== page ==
6

E1-E6

AES, R. Enright (“Test Enright”)

E1 - personal myth, E2 - imaginary audience, E3 - self focus, E4 - personal interests, E5 - social and political interests, E6 - social and political activity.

7

TM

“Matches Total”

Number of Total Matches played.

8

AK

“Kill”, “Average Kill”

The Average number of kills.

9

AD

“Death”, “Average Assist”

The Average number of deaths.

10

AA

“Assist”

The Average number of assists.

11

AW

“Win Total”

Total number of games won.

12

AL

 “Lost Total”

Total number of losing games.

13

TA

“All Total”

Total number of games played.

14

TN

“Abandon No”

Total number of not abandoned games.

15

TY

“Abandon Yes”

Total number of abandoned games.

16

T1-T9

 “Class Total”

9 game factors of “Total_classificator”.

17

1W-9W

“Class-Wins”

9 game factors “Wins_classificator”.

18

1N-9N

“Class-Normal-Skill” 

9 game factors “Classificator_normal_skill”.

19

1H-9H

“Class-High-Skill”

9 game factors “Classificator_high_skill”.

20

1V-9V

“Class-Very-High”

9 game factors “Classificator_very_high_skill”.

21

1U-9U

“Class-Unknown”

9 game factors “Classificator_unknown_skill”.

22

1B-9B

“Class-Bot”

9 game factors “Classificator_bot_match”.

23

1S-9S

“Class-no-Stats”

9 game factors “Classificator_no_stats”.

Correlation analysis of 101 measured factors, including personal qualities and “Dota 2” game ratings, was carried out using Spearman's rank correlation and network analysis of partial correlations using the glasso method [2;3]. Mathematical processing was carried out in R with the help of “qgraph” package. Glasso network model of 101 correlated factors is shown in Fig. 2.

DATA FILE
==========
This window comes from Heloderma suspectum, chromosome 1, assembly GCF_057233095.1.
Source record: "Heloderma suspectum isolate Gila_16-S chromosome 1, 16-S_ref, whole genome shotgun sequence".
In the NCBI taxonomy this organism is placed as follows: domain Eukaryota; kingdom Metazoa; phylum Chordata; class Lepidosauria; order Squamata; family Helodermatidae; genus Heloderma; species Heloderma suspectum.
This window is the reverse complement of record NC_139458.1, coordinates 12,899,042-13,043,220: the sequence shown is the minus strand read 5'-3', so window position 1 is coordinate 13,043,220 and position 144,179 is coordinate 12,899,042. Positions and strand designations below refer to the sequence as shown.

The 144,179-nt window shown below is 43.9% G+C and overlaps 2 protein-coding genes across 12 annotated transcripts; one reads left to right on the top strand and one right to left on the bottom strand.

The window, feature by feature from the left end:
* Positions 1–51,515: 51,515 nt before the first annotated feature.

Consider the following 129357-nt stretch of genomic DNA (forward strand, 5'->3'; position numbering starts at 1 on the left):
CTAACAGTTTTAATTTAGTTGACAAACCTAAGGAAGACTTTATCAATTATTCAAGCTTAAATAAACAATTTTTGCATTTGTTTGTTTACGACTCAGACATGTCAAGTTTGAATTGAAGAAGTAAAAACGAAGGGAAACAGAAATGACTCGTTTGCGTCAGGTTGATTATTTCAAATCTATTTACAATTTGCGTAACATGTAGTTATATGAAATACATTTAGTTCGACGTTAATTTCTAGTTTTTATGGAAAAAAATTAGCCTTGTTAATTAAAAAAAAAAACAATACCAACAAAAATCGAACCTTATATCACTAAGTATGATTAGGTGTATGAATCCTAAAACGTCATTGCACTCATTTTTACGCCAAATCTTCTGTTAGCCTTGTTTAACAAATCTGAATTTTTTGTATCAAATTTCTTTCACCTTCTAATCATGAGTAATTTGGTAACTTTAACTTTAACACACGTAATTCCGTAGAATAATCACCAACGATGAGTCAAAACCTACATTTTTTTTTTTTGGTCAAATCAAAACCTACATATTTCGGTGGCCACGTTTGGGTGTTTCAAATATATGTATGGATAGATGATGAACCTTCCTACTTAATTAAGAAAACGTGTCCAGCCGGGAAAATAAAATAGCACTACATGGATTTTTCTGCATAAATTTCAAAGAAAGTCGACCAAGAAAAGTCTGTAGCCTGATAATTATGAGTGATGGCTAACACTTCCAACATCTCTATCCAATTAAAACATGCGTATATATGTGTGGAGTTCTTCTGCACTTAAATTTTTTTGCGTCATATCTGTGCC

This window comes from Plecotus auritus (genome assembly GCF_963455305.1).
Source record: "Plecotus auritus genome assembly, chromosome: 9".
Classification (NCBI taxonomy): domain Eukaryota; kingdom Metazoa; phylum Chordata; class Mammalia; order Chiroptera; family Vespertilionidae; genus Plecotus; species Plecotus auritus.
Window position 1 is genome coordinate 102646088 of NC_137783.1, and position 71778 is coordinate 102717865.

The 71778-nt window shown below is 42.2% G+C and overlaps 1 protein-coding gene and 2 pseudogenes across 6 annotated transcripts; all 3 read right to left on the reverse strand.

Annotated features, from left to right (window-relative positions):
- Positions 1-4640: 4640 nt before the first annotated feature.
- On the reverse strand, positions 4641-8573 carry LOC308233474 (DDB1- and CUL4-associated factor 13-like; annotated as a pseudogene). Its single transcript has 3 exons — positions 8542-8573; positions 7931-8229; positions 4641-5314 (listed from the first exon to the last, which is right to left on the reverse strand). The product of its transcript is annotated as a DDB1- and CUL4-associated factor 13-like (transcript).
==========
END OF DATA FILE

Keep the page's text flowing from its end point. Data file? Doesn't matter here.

Fig. 2. A network of partial correlations reflecting the relationships between the studied factors: the age of players AG and game experience GE, personal test characteristics E1-E9, YA, Q1-Q6, R1-R5, and game ratings TY, TN, 1B-9B, 1H-9H, 1S-9S, 1N-9N, 1U-9U, 1V-9V, 1W-9W, AK, AD, AA, TA, T1-T9, TW, TL, TM (parameter λ = 0.1, hyperparameter γ = 0.5)

As Figure 2 shows, factors of different types are grouped and form certain clusters in the network. Clustering is more related to game factors dedicated to game classes and total coefficients. The characteristics of personal psychological testing are also more or less grouped. Meanwhile it is clear that they are not strongly connected with all game rates. Moreover, not all of the links presented in Figure 2 are truly meaningful. A detailed check of the relationship between test factors and game factors showed that only some game indicators have more or less significant correlations with personal and test psychological factors.

Figure 3 shows a network of partial correlations of 28 factors, showing the relationship of all personal and psychological factors with individual game factors 6S, 1H, 9H, 1N, 3N, 8N, AK, AA. It can be seen that the psychological factors of the tests are associated with a relatively small number of game factors, and these relationships are generally not very strong.

Spearman's significant correlations between game, player, and test factors are shown in Table 2 below. The value of the presented correlations lies in the range: 0.19 < ρ < 0.40.

The age factor AG positively correlates (ρ=0.30**, Table 2) with the psychological factor R5 (role experience). Players with a greater need for role-playing experience tend to be older. The test factor R5 positively correlates with the game factor 8N – class 8 of ordinary abilities (ρ=0.20*, Table 2).